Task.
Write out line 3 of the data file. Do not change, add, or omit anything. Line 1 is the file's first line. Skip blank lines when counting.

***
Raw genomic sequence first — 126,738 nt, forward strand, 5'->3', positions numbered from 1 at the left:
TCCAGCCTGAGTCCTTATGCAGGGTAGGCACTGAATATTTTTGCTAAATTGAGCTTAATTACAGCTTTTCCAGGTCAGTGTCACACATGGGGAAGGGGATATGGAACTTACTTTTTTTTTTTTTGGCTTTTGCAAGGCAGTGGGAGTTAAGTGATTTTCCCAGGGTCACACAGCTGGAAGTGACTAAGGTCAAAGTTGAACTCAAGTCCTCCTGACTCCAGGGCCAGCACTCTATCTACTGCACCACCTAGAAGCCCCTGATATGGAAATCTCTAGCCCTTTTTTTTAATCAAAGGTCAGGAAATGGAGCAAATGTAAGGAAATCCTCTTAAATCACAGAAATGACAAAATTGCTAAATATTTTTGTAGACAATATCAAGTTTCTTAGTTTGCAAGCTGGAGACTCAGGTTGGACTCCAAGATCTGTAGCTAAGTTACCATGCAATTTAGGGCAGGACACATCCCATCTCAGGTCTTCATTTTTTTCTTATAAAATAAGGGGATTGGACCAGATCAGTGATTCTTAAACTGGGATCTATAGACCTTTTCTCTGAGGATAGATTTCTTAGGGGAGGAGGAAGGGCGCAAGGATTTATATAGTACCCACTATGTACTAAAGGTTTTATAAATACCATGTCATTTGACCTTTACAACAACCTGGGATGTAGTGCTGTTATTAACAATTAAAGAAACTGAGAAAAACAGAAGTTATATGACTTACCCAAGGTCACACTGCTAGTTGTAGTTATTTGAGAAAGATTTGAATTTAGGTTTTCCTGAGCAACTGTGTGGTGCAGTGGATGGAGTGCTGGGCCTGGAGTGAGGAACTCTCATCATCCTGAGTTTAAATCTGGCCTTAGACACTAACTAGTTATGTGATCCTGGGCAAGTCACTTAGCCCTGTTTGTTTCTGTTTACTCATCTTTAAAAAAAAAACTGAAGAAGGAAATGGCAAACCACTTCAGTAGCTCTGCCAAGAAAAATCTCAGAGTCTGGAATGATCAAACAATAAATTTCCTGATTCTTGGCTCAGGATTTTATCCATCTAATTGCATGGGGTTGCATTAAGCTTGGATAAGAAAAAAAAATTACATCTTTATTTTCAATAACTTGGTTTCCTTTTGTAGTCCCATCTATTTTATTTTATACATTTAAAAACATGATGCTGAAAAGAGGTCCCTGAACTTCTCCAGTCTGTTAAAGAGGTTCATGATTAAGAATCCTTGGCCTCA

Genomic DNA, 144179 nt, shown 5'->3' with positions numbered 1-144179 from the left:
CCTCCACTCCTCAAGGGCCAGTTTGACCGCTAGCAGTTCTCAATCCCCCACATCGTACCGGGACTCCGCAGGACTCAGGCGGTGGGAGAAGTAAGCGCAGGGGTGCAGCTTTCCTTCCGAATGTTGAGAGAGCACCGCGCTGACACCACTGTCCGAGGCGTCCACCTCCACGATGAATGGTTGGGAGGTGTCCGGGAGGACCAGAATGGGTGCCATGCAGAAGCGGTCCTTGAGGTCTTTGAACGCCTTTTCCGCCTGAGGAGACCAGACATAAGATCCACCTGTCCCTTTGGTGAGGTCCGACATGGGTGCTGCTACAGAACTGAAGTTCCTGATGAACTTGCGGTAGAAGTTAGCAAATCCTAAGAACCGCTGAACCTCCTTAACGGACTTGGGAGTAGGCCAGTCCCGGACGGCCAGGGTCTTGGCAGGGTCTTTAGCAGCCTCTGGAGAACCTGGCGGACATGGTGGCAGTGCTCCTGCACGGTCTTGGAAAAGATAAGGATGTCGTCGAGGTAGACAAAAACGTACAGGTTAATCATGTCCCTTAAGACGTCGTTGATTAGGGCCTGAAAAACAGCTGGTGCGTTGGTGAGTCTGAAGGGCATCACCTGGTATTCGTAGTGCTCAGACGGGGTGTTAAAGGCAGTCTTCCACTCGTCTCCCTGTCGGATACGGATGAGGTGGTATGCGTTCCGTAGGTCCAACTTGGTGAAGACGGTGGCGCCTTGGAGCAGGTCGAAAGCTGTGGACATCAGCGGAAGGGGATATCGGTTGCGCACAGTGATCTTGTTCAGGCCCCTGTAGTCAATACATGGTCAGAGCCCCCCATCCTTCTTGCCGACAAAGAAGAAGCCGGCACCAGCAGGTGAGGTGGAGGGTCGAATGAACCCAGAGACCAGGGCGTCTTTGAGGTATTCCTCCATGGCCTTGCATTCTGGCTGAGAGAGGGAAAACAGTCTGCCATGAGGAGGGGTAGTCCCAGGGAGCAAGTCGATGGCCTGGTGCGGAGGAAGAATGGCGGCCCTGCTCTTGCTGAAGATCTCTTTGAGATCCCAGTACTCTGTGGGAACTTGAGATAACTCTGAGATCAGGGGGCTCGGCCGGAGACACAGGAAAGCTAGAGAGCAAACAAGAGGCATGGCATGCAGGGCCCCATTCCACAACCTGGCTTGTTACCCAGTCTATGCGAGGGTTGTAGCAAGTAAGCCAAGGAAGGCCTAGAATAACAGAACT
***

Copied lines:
Genomic DNA, 144179 nt, shown 5'->3' with positions numbered 1-144179 from the left: